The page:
Benthic Crustacea from tropical and temperate reef locations: differences in assemblages and their relationship with habitat structure
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Tropical and temperate marine habitats have long been recognised as fundamentally different system, yet comparative studies are rare, particularly for small organisms such as Crustacea. This study investigates the ecological attributes (abundance, biomass and estimated productivity) of benthic Crustacea in selected microhabitats from a tropical and a temperate location, revealing marked differences in the crustacean assemblages. In general, microhabitats from the tropical location (dead coral, the epilithic algal matrix [algal turfs] and sand) supported high abundances of small individuals (mean length = 0.53 mm vs. 0.96 mm in temperate microhabitats), while temperate microhabitats (the brown seaweed Carpophyllum sp., coralline turf and sand) had substantially greater biomasses of crustaceans and higher estimated productivity rates. In both locations, the most important microhabitats for crustaceans (per unit area) were complex structures: tropical dead coral and temperate Carpophyllum sp. It appears that the differences between microhabitats are largely driven by the size and relative abundance of key crustacean groups. Temperate microhabitats have a higher proportion of relatively large Peracarida (Amphipoda and Isopoda), whereas tropical microhabitats are dominated by small detrital- and microalgal-feeding crustaceans (harpacticoid copepods and ostracods). These differences highlight the vulnerability of tropical and temperate systems to the loss of complex benthic structures and their associated crustacean assemblages.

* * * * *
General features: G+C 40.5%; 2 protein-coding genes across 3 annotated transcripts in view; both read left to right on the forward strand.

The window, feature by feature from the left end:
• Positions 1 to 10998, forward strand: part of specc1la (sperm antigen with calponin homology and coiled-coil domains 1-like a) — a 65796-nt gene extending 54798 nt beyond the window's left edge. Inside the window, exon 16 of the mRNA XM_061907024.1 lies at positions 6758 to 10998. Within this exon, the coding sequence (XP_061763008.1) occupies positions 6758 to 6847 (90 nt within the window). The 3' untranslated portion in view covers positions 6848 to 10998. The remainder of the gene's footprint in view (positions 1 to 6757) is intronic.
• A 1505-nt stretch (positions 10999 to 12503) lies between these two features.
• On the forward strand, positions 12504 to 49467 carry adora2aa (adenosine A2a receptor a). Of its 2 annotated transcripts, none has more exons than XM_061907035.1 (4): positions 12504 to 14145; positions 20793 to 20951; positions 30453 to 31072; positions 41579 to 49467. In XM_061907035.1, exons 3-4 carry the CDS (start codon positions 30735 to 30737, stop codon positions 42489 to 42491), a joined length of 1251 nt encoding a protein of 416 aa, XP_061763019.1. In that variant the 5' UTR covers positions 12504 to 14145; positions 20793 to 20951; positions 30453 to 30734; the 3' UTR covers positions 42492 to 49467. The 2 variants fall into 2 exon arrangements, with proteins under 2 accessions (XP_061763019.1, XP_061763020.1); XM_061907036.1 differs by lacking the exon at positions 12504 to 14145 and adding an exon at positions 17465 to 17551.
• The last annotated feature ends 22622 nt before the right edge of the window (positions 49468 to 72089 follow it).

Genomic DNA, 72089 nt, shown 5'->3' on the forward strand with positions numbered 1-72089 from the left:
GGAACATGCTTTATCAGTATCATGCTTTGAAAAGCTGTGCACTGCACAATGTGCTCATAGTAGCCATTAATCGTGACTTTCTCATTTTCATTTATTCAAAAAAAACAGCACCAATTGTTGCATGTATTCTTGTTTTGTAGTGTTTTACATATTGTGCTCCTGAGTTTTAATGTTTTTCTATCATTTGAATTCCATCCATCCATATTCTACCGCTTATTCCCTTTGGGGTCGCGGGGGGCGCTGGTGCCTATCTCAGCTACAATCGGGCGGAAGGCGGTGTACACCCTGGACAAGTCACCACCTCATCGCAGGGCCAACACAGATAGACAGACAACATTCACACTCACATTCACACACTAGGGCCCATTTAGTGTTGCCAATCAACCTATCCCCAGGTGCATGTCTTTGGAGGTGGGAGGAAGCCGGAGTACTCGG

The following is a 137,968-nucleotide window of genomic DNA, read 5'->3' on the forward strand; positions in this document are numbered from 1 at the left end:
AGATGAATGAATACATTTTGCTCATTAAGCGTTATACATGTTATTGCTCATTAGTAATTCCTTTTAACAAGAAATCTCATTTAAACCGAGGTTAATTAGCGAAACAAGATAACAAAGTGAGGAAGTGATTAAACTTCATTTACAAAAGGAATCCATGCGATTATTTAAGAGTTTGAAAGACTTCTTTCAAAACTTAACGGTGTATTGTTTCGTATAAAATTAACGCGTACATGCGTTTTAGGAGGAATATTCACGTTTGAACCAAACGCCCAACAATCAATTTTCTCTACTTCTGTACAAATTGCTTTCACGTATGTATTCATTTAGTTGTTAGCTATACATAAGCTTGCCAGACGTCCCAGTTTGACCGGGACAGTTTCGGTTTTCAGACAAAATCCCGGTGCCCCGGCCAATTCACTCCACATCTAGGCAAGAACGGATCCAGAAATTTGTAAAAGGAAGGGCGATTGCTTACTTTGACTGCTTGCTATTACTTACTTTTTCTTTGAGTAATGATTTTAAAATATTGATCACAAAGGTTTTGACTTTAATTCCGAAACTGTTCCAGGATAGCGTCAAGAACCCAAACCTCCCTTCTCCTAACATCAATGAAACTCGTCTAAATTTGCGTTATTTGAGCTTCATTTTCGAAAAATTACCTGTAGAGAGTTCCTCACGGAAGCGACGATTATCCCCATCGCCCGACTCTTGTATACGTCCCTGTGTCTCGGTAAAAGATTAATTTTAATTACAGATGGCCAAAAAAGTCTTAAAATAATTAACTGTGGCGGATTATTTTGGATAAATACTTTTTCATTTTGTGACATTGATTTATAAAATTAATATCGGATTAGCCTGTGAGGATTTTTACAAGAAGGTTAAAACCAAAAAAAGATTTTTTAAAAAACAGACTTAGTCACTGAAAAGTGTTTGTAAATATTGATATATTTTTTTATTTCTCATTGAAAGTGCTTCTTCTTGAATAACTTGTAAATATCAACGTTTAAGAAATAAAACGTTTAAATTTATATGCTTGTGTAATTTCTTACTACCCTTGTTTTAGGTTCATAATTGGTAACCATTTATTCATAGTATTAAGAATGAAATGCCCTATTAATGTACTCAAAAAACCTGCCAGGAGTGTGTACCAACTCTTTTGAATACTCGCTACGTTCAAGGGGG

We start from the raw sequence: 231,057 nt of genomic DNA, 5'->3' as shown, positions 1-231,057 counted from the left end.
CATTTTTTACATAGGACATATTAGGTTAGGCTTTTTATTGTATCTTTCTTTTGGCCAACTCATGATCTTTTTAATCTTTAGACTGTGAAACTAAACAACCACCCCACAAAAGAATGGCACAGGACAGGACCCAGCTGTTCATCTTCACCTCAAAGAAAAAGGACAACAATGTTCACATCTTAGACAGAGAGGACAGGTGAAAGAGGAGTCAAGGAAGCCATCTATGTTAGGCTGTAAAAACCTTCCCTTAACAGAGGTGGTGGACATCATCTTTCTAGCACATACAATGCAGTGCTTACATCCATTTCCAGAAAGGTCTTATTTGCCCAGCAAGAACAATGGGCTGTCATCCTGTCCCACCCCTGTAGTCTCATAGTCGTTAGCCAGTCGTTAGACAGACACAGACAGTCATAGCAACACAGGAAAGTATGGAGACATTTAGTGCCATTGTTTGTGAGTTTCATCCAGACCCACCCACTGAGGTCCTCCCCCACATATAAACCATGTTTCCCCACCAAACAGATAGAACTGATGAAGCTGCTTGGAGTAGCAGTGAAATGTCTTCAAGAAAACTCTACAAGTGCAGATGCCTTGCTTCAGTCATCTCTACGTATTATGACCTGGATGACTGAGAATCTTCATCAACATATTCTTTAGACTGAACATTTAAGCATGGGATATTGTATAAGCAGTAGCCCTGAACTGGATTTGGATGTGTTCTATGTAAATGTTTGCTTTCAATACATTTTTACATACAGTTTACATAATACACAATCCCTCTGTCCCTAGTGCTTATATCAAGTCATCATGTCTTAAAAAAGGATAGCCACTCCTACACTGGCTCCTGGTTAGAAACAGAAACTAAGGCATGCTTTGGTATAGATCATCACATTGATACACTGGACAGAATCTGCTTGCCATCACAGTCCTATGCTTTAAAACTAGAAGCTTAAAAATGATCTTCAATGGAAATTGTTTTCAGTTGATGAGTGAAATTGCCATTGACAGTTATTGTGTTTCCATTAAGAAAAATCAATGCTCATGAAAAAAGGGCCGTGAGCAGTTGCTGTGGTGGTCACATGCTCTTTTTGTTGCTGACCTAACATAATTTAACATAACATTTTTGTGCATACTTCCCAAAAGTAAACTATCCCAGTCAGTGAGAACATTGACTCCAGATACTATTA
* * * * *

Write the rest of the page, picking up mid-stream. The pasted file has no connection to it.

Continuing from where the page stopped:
KeywordsTropical Temperate Crustacea Habitat structure Turf Sand
We would like to thank C. E. Mirbach, A. Spyksma, Leigh Marine Laboratory and Lizard Island Research Station for field support, J. Kramer, K. W. Kramer, and J. Tengvall for laboratory assistance, S. J. Brandl, S. B. Tebbett and M. Thiel for discussions and comments on earlier drafts, and three anonymous reviewers for helpful suggestions. This work was supported by the Australian Research Council (D. R. B.).
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